Forty years after returning from Vietnam, a loyal soldier completed one final mission.
When Sgt. Frank Cybulski was injured in a mine explosion in 1970 while serving, he was whisked off to a hospital in Long Binh, Vietnam and then sent home to Michigan, but he left behind one of his most precious possessions –- a hunting knife that his parents had given him, Detroit News reported.
Cybulski’s buddy, Sgt. Loyd Cates, retrieved the knife and held onto it -- certain that one day, the two would be reunited.
Finally, after more than four decades, the Texas native felt ready to take up the search. He contacted Lenny Deskins, an administrator for the Facebook group, “I grew up in Hamtramck before 1985,” for help.
Deskins reached out to Cybulski’s ex-wife who helped facilitate the reunion.
“I just stared at the box for like 10 minutes,” Cybulski, 64, told Detroit News after getting the delivery. “I opened it up and pulled the knife out. That’s when I started crying.”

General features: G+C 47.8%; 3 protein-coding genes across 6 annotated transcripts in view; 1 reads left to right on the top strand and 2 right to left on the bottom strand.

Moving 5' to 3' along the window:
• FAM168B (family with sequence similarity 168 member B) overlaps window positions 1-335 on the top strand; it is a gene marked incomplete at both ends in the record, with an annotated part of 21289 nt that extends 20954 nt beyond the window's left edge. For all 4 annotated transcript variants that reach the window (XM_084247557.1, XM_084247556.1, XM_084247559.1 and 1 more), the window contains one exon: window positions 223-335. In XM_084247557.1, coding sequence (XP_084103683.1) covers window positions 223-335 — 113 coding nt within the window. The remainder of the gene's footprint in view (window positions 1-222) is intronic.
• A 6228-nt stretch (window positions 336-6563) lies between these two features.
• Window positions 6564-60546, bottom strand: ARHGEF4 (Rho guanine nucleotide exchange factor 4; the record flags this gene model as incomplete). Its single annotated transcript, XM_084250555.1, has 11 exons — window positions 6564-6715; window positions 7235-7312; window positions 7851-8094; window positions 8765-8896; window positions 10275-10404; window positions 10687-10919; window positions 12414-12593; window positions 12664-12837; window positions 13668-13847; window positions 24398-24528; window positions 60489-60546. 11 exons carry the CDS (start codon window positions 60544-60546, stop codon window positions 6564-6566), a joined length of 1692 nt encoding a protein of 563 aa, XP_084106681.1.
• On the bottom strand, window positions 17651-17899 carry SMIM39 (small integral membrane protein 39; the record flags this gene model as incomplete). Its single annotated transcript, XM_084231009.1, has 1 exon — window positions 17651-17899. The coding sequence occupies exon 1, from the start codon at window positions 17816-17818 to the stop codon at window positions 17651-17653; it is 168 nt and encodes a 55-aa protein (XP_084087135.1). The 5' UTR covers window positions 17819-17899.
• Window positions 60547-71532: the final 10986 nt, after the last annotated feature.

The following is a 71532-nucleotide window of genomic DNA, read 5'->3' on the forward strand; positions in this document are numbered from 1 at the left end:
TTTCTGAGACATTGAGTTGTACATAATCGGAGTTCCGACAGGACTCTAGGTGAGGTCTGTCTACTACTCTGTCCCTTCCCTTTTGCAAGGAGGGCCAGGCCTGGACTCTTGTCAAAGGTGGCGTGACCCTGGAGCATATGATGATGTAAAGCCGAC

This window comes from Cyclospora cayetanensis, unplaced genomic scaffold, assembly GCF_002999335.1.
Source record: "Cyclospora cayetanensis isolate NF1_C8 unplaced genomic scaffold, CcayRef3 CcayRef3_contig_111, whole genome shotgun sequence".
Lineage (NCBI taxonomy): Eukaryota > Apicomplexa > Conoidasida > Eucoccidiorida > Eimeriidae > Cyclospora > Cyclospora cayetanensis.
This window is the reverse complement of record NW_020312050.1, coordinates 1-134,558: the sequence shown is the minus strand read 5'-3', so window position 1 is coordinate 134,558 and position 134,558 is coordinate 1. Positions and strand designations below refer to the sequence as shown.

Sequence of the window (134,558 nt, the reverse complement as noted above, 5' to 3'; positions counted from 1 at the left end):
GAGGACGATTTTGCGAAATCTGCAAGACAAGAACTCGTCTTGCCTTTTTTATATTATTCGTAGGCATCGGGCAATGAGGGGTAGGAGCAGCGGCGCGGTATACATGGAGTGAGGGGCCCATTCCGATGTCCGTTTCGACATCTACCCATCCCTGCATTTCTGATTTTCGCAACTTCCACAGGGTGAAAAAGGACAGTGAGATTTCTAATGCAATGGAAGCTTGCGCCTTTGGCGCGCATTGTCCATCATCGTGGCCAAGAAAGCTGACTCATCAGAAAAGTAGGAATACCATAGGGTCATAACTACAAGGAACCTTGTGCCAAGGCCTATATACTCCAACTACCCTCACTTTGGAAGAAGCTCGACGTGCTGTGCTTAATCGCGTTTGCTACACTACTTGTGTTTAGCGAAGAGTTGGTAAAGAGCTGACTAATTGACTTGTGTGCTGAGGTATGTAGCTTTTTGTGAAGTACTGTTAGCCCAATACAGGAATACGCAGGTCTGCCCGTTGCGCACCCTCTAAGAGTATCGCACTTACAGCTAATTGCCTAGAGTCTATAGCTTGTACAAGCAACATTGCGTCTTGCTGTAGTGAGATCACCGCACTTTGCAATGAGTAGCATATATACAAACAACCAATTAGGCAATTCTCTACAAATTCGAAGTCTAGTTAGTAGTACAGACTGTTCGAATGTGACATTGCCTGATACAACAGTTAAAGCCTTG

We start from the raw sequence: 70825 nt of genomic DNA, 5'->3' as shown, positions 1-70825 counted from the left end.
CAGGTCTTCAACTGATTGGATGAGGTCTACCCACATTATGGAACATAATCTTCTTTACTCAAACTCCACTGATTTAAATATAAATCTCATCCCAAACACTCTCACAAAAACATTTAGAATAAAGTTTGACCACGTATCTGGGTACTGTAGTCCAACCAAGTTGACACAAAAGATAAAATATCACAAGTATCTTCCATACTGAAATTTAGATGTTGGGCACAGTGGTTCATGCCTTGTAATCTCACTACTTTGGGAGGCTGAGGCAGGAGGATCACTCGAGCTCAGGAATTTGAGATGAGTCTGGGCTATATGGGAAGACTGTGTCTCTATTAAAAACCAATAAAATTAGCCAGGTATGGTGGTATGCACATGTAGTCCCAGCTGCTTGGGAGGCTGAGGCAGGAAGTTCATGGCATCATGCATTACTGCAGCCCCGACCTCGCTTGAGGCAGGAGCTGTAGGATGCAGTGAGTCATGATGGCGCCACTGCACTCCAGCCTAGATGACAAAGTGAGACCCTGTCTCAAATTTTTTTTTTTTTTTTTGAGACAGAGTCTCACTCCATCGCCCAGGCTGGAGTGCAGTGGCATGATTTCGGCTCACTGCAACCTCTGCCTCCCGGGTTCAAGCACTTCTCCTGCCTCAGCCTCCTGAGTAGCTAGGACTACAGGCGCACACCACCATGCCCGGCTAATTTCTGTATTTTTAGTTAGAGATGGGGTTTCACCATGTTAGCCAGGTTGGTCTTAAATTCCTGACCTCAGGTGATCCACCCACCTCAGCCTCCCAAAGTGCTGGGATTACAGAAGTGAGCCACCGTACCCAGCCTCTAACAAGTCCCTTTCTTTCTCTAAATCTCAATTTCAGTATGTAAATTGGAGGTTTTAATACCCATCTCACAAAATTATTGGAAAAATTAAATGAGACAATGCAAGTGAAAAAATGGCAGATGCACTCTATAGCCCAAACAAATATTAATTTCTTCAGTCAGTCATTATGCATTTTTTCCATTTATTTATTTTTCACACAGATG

Getting such sentimental items back from war often allows vets to open up about the experiences that are difficult to talk about.
When William Kadar, a World War II veteran who served in France, got his Army-issued duffel bag returned by a French teen who found the bag in his grandfather’s house, the family was grateful to have a tangible piece of history.
"It's given us a deeper understanding of what he and others went through," Kadar's granddaughter Amy Parsons told the Associated Press. "We don't have that perspective in the U.S. as much. (Kadar) always said, `It's a miracle I came home.'"